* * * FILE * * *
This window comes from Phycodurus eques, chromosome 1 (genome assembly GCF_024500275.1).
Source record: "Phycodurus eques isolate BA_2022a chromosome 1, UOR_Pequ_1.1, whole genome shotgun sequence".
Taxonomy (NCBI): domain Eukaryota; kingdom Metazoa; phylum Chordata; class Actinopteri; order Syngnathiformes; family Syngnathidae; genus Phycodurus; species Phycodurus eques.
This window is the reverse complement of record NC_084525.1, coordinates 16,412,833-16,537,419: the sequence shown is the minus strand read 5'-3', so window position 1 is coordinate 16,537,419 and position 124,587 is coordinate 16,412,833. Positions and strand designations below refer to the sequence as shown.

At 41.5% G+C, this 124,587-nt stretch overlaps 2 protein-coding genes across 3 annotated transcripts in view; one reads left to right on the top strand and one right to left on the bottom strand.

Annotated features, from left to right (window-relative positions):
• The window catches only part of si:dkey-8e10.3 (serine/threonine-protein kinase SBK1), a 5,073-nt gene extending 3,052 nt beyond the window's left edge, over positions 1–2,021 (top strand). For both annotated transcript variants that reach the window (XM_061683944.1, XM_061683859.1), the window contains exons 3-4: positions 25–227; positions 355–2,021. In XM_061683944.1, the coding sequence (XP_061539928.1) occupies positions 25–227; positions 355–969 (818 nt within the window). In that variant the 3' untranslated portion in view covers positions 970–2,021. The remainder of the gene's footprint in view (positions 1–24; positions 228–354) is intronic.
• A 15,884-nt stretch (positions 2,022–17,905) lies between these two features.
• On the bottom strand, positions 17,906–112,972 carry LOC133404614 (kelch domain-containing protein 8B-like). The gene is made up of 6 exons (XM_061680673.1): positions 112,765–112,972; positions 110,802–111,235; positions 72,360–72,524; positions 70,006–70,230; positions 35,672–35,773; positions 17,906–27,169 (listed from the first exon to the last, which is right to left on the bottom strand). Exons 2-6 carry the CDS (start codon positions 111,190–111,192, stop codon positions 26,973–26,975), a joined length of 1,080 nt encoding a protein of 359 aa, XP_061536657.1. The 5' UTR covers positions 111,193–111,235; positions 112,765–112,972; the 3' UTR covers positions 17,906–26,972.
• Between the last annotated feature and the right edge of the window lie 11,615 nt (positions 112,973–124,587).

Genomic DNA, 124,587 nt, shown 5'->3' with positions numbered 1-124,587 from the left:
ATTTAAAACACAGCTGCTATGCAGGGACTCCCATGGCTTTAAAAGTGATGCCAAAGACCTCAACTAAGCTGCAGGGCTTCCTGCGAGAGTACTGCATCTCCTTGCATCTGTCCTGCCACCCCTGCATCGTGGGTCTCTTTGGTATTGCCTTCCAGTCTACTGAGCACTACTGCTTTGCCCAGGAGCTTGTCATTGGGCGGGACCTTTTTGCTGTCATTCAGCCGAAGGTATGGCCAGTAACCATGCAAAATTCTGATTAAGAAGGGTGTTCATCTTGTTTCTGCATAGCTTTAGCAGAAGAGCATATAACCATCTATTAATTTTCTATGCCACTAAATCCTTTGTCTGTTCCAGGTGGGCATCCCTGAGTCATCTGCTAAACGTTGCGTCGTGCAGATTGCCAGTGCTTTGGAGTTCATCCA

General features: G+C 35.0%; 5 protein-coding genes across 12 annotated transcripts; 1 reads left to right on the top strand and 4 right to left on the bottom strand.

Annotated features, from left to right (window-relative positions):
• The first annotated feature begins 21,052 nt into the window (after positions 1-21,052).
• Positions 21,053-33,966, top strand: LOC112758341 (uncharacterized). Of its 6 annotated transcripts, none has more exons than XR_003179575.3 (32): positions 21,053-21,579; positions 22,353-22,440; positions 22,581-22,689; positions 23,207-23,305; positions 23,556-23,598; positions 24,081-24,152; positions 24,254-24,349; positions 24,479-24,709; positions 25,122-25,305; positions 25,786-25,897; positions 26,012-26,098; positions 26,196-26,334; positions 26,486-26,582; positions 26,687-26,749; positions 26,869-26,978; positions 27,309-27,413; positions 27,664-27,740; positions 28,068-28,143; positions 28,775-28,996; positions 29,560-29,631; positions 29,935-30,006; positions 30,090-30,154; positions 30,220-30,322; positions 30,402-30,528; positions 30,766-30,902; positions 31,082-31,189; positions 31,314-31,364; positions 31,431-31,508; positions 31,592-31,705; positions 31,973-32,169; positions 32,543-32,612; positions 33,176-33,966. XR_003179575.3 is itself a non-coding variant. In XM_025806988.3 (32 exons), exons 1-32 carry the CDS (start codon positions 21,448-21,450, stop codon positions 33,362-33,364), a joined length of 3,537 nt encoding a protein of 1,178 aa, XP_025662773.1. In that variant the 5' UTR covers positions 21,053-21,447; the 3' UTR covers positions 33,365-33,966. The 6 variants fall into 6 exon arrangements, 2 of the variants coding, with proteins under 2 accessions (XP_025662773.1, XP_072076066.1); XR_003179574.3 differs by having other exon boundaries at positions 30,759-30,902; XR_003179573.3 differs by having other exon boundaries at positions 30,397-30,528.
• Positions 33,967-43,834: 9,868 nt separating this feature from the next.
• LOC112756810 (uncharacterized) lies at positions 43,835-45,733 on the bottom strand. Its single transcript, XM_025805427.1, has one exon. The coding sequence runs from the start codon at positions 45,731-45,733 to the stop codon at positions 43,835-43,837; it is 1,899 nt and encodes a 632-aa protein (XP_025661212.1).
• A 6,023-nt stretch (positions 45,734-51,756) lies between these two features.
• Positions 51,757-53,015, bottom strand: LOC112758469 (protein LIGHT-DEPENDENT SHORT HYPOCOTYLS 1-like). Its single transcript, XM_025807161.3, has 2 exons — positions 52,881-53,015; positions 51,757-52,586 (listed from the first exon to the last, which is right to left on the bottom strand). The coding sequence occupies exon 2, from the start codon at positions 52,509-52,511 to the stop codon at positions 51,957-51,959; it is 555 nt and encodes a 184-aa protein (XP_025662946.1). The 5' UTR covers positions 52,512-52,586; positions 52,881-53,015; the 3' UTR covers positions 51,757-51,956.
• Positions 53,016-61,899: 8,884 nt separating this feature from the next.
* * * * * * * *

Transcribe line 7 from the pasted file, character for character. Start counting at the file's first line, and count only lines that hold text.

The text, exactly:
• The window catches only part of si:dkey-8e10.3 (serine/threonine-protein kinase SBK1), a 5,073-nt gene extending 3,052 nt beyond the window's left edge, over positions 1–2,021 (top strand). For both annotated transcript variants that reach the window (XM_061683944.1, XM_061683859.1), the window contains exons 3-4: positions 25–227; positions 355–2,021. In XM_061683944.1, the coding sequence (XP_061539928.1) occupies positions 25–227; positions 355–969 (818 nt within the window). In that variant the 3' untranslated portion in view covers positions 970–2,021. The remainder of the gene's footprint in view (positions 1–24; positions 228–354) is intronic.